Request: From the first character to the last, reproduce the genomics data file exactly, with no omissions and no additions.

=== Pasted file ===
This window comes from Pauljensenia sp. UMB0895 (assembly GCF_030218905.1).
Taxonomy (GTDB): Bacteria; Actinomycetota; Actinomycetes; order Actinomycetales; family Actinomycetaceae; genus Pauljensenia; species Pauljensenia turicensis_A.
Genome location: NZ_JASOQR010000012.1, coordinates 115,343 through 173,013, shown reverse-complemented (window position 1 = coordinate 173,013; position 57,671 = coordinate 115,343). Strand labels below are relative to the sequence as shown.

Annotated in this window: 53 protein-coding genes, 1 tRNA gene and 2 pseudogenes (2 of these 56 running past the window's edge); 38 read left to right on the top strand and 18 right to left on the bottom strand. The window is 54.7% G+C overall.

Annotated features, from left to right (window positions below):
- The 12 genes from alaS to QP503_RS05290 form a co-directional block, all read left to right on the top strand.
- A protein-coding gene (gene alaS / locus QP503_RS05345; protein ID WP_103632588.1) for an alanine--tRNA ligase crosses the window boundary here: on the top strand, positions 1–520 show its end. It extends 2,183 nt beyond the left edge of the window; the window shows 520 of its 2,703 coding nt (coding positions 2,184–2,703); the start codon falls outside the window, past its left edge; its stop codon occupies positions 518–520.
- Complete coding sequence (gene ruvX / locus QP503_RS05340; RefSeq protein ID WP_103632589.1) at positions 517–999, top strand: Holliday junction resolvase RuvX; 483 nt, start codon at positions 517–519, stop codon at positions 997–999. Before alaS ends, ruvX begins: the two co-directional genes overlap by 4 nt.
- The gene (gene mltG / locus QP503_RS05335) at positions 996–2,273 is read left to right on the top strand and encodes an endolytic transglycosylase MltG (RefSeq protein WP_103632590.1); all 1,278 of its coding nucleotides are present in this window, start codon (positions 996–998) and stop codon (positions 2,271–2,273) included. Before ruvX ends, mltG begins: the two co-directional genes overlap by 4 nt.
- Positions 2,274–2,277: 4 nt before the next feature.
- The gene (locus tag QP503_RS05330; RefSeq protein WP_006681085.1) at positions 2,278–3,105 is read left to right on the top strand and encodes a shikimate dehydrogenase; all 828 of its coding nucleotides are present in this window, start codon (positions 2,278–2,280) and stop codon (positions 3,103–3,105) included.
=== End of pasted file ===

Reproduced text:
This window comes from Pauljensenia sp. UMB0895 (assembly GCF_030218905.1).
Taxonomy (GTDB): Bacteria; Actinomycetota; Actinomycetes; order Actinomycetales; family Actinomycetaceae; genus Pauljensenia; species Pauljensenia turicensis_A.
Genome location: NZ_JASOQR010000012.1, coordinates 115,343 through 173,013, shown reverse-complemented (window position 1 = coordinate 173,013; position 57,671 = coordinate 115,343). Strand labels below are relative to the sequence as shown.

Annotated in this window: 53 protein-coding genes, 1 tRNA gene and 2 pseudogenes (2 of these 56 running past the window's edge); 38 read left to right on the top strand and 18 right to left on the bottom strand. The window is 54.7% G+C overall.

Annotated features, from left to right (window positions below):
- The 12 genes from alaS to QP503_RS05290 form a co-directional block, all read left to right on the top strand.
- A protein-coding gene (gene alaS / locus QP503_RS05345; protein ID WP_103632588.1) for an alanine--tRNA ligase crosses the window boundary here: on the top strand, positions 1–520 show its end. It extends 2,183 nt beyond the left edge of the window; the window shows 520 of its 2,703 coding nt (coding positions 2,184–2,703); the start codon falls outside the window, past its left edge; its stop codon occupies positions 518–520.
- Complete coding sequence (gene ruvX / locus QP503_RS05340; RefSeq protein ID WP_103632589.1) at positions 517–999, top strand: Holliday junction resolvase RuvX; 483 nt, start codon at positions 517–519, stop codon at positions 997–999. Before alaS ends, ruvX begins: the two co-directional genes overlap by 4 nt.
- The gene (gene mltG / locus QP503_RS05335) at positions 996–2,273 is read left to right on the top strand and encodes an endolytic transglycosylase MltG (RefSeq protein WP_103632590.1); all 1,278 of its coding nucleotides are present in this window, start codon (positions 996–998) and stop codon (positions 2,271–2,273) included. Before ruvX ends, mltG begins: the two co-directional genes overlap by 4 nt.
- Positions 2,274–2,277: 4 nt before the next feature.
- The gene (locus tag QP503_RS05330; RefSeq protein WP_006681085.1) at positions 2,278–3,105 is read left to right on the top strand and encodes a shikimate dehydrogenase; all 828 of its coding nucleotides are present in this window, start codon (positions 2,278–2,280) and stop codon (positions 3,103–3,105) included.